Immunology research update from www.immunopaedia.org.za
In a recent study, Wilson, et al., have described how Th17 cell promote the onset of certain autoimmune diseases such as multiple sclerosis (MS). The researchers have discovered a mechanism used by Th17 to fulfil its function within the immune system – neutrophil extracellular traps (NETs). These NETs play a role in elevating the expression of inflammatory Th17 cells (Read more: Neutrophilic aid – extracellular traps to enhance macrophage directed bacterial killing). They are hoping that this discovery may lead to new ways to inhibit or disrupt these inflammatory NET-Th17 interactions in order to reduce harmful inflammation. Consequently, this may lead to better treatments of diseases such as MS (sign-in and read more: NETs – a new strategy for using old weapons).
Th17 cells, which are normal beneficial to the immune system, have a bad side when activated past their necessity as they can cause harmful inflammation, promoting harmful conditions within the body. NETs, produced by neutrophils, function to trap and destroy pathogenic bacteria and protect the body from infection. However, Wilson, et al., found that these NETs activate Th17 cells thereby enhancing their detrimental effect.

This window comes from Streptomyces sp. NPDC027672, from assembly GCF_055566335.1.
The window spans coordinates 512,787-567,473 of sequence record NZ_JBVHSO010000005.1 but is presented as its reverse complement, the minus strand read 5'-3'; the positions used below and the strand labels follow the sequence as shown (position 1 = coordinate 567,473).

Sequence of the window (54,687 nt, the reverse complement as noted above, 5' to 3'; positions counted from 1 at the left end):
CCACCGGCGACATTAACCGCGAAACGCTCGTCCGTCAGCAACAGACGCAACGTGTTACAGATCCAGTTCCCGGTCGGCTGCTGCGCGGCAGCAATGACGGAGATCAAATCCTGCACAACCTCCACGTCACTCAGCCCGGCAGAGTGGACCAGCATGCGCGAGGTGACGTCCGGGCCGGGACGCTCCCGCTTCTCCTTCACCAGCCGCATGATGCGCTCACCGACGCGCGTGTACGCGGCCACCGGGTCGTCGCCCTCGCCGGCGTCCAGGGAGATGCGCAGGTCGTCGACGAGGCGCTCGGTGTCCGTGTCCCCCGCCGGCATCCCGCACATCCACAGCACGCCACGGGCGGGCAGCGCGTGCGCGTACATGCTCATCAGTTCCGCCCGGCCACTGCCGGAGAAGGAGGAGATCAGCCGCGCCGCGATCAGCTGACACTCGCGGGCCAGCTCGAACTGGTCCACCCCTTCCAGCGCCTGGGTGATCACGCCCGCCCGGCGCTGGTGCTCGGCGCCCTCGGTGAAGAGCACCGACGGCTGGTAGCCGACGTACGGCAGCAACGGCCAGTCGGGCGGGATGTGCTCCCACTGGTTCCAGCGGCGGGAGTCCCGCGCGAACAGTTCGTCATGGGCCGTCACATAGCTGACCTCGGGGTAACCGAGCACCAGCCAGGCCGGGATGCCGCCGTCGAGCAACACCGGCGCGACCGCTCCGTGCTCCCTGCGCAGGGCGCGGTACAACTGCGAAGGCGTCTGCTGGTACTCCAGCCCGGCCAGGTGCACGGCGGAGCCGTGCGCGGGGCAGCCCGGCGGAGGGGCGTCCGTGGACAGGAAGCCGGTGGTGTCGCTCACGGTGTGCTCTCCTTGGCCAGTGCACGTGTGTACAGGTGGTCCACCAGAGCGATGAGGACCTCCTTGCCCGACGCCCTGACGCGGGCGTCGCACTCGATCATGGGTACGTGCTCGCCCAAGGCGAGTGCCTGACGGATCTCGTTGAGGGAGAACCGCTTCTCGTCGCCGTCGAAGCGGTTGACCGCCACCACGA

Seeing that histones in humans and mice, proteins within NETS, can activate Th17 cells leading to them becoming harmful, the team thought to target these histones with a histone-neutralizing drug, mCBS. This drug was originally developed to treat sepsis. In the long term, though one cannot prevent autoimmune diseases such as MS, therapies such as these may lead to a potential treatment which will allow for the management of such diseases.
Journal article: Wilson, A. S., et al., 2022. Neutrophil extracellular traps and their histones promote Th17 cell differentiation directly via TLR2. Nature Communications.